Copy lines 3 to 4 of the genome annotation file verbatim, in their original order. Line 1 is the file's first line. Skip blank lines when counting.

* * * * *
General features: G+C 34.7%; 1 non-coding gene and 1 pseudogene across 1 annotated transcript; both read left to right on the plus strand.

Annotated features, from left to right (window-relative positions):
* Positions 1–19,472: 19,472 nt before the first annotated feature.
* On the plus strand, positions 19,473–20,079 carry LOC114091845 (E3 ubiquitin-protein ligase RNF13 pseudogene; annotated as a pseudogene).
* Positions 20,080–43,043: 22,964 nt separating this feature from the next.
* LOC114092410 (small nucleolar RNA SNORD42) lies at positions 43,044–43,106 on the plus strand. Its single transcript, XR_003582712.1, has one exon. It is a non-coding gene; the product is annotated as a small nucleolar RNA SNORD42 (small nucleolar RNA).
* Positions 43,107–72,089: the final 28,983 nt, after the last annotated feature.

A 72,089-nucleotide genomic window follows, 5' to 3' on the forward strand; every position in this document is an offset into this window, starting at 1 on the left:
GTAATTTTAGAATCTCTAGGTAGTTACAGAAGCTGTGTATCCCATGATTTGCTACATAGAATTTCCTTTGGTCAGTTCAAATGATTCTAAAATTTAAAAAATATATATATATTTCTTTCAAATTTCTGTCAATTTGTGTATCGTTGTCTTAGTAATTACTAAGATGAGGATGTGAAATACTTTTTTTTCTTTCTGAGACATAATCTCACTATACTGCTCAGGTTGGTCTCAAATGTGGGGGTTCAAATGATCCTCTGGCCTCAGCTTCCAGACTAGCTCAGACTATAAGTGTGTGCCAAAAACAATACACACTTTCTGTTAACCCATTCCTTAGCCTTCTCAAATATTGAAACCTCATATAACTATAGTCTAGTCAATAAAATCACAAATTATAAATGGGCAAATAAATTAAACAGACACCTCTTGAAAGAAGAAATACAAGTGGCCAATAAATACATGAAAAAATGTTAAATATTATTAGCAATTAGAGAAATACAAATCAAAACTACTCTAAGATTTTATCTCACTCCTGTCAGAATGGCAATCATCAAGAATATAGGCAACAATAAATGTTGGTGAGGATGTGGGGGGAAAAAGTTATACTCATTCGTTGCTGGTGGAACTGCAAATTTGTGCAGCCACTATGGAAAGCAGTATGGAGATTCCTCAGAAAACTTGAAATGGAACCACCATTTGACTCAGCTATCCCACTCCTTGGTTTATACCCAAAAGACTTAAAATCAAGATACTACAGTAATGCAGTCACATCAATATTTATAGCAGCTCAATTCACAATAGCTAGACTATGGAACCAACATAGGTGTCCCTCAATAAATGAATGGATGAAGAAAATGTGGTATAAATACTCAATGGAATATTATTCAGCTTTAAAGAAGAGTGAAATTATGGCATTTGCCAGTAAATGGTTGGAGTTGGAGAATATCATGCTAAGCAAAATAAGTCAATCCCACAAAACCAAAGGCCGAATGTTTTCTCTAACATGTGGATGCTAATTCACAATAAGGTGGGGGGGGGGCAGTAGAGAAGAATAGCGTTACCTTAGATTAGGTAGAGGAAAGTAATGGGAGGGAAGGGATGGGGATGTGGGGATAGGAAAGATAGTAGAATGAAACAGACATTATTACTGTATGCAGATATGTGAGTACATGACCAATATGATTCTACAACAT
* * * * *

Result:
* Positions 1–19,472: 19,472 nt before the first annotated feature.
* On the plus strand, positions 19,473–20,079 carry LOC114091845 (E3 ubiquitin-protein ligase RNF13 pseudogene; annotated as a pseudogene).